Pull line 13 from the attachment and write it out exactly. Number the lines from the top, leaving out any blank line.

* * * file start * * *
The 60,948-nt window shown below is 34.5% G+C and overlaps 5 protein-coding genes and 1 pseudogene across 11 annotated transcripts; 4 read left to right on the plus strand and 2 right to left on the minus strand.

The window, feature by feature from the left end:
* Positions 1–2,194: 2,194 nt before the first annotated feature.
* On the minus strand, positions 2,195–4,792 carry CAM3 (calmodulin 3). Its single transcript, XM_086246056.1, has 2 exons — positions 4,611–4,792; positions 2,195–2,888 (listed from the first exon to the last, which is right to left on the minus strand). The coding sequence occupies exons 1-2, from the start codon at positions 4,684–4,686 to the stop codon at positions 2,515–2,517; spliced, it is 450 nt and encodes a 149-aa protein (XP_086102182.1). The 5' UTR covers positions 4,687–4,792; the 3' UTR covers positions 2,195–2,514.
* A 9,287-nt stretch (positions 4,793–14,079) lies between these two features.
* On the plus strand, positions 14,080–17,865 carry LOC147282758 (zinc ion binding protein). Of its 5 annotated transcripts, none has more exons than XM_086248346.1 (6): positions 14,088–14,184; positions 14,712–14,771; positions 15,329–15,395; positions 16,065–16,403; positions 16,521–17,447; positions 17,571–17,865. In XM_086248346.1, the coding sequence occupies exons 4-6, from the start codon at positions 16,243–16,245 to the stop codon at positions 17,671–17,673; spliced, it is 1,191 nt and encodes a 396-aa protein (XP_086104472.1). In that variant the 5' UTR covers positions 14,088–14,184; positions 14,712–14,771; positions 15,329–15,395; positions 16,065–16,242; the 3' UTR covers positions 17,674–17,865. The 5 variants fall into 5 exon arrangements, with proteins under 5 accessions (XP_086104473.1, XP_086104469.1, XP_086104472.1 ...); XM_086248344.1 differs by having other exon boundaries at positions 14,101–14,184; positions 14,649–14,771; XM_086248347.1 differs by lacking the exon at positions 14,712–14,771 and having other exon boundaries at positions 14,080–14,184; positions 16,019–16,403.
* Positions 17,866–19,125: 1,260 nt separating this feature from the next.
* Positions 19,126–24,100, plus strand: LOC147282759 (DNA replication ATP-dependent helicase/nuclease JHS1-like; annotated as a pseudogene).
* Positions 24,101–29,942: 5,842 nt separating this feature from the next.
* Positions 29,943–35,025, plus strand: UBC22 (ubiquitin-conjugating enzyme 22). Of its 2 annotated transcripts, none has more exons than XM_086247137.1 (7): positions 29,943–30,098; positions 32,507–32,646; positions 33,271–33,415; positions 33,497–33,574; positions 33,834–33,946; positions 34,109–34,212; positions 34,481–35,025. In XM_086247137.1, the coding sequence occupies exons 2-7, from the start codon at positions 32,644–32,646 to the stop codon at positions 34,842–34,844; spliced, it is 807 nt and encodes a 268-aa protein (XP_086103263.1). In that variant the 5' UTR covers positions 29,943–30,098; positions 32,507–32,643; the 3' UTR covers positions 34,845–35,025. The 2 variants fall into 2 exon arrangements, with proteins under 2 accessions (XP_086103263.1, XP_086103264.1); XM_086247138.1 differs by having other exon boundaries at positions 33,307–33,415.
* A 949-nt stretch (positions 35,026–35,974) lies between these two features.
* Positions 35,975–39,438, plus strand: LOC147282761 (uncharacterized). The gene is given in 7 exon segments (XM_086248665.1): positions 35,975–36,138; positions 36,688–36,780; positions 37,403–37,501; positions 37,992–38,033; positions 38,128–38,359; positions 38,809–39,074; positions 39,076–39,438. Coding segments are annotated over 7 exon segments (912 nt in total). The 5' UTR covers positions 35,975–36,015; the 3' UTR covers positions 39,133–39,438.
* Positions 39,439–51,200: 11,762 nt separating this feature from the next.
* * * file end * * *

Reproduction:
* Positions 39,439–51,200: 11,762 nt separating this feature from the next.